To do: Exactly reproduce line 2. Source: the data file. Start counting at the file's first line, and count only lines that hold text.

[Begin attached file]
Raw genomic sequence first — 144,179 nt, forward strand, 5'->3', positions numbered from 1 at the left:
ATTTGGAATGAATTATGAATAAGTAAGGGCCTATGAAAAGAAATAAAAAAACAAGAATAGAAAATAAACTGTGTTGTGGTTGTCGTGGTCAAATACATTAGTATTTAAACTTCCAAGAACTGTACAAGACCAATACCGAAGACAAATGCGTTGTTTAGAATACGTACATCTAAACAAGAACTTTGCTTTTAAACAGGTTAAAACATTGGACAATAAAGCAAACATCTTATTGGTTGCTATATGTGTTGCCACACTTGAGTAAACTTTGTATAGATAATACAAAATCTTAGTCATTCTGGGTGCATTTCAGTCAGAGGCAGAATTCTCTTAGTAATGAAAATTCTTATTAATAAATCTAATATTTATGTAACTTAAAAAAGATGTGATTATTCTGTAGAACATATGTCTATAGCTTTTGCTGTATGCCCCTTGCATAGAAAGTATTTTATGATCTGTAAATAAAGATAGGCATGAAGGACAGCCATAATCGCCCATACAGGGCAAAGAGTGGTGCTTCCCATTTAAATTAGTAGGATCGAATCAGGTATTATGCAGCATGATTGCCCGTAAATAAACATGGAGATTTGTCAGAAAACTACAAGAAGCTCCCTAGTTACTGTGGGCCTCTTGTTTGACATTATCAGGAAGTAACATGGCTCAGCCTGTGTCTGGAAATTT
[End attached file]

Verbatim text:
ATTTGGAATGAATTATGAATAAGTAAGGGCCTATGAAAAGAAATAAAAAAACAAGAATAGAAAATAAACTGTGTTGTGGTTGTCGTGGTCAAATACATTAGTATTTAAACTTCCAAGAACTGTACAAGACCAATACCGAAGACAAATGCGTTGTTTAGAATACGTACATCTAAACAAGAACTTTGCTTTTAAACAGGTTAAAACATTGGACAATAAAGCAAACATCTTATTGGTTGCTATATGTGTTGCCACACTTGAGTAAACTTTGTATAGATAATACAAAATCTTAGTCATTCTGGGTGCATTTCAGTCAGAGGCAGAATTCTCTTAGTAATGAAAATTCTTATTAATAAATCTAATATTTATGTAACTTAAAAAAGATGTGATTATTCTGTAGAACATATGTCTATAGCTTTTGCTGTATGCCCCTTGCATAGAAAGTATTTTATGATCTGTAAATAAAGATAGGCATGAAGGACAGCCATAATCGCCCATACAGGGCAAAGAGTGGTGCTTCCCATTTAAATTAGTAGGATCGAATCAGGTATTATGCAGCATGATTGCCCGTAAATAAACATGGAGATTTGTCAGAAAACTACAAGAAGCTCCCTAGTTACTGTGGGCCTCTTGTTTGACATTATCAGGAAGTAACATGGCTCAGCCTGTGTCTGGAAATTT